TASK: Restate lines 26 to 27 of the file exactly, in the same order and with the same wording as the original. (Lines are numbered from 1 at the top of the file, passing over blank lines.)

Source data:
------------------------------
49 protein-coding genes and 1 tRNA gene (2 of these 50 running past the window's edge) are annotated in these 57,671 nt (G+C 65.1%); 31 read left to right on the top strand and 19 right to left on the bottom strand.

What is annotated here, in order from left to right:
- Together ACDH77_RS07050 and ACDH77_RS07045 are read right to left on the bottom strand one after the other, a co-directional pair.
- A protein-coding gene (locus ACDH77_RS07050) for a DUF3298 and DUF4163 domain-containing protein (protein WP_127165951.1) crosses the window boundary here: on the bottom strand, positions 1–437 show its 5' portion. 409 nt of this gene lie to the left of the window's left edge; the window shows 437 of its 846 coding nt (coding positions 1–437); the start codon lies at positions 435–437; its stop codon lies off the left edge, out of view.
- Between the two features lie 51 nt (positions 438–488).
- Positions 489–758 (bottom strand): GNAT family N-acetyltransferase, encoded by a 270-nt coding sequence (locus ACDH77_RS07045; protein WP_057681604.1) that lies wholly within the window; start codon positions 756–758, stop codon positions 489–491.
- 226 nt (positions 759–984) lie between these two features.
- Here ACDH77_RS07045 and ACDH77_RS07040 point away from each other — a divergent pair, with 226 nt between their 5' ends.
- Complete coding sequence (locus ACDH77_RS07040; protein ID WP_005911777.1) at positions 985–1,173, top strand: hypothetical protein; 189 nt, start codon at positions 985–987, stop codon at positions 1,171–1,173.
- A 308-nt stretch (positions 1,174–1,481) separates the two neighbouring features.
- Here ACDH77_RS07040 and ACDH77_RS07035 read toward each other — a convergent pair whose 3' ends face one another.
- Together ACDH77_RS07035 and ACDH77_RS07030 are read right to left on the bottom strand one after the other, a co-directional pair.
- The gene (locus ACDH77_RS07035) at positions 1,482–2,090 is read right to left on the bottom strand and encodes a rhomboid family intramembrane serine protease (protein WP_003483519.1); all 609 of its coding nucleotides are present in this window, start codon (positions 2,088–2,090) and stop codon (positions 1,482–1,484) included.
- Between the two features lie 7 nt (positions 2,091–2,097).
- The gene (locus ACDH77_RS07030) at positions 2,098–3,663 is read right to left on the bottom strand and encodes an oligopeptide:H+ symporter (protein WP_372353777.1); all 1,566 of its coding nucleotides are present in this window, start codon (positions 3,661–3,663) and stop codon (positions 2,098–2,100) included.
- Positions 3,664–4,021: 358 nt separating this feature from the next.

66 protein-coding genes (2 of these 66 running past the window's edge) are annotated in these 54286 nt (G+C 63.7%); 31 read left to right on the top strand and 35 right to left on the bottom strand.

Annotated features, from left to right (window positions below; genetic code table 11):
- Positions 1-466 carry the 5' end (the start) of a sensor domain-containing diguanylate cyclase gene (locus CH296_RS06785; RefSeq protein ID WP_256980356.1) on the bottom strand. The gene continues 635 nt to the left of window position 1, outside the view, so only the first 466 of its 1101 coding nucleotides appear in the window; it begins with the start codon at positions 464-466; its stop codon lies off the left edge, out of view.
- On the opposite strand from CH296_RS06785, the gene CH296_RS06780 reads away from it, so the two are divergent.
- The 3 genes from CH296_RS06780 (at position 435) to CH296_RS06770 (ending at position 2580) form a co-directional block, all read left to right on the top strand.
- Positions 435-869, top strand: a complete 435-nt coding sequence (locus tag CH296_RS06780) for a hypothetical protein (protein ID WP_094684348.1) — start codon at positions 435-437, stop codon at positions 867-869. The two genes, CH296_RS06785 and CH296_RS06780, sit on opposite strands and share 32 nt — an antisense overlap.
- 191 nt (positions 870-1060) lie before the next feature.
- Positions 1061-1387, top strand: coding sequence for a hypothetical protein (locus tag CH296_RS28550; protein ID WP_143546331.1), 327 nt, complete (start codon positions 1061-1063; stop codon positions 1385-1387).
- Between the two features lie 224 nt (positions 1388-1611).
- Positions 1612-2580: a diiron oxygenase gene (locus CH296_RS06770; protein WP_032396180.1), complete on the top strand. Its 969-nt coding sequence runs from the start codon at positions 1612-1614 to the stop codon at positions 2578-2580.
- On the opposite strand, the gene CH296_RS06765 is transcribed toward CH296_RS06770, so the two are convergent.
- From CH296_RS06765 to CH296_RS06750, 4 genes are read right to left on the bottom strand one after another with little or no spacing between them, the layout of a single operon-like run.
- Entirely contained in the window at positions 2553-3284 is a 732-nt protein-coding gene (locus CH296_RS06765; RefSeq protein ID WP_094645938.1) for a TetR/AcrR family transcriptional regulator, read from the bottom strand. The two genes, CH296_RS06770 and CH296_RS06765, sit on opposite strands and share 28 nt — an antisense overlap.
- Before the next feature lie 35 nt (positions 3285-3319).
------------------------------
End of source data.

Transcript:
- Positions 1612-2580: a diiron oxygenase gene (locus CH296_RS06770; protein WP_032396180.1), complete on the top strand. Its 969-nt coding sequence runs from the start codon at positions 1612-1614 to the stop codon at positions 2578-2580.
- On the opposite strand, the gene CH296_RS06765 is transcribed toward CH296_RS06770, so the two are convergent.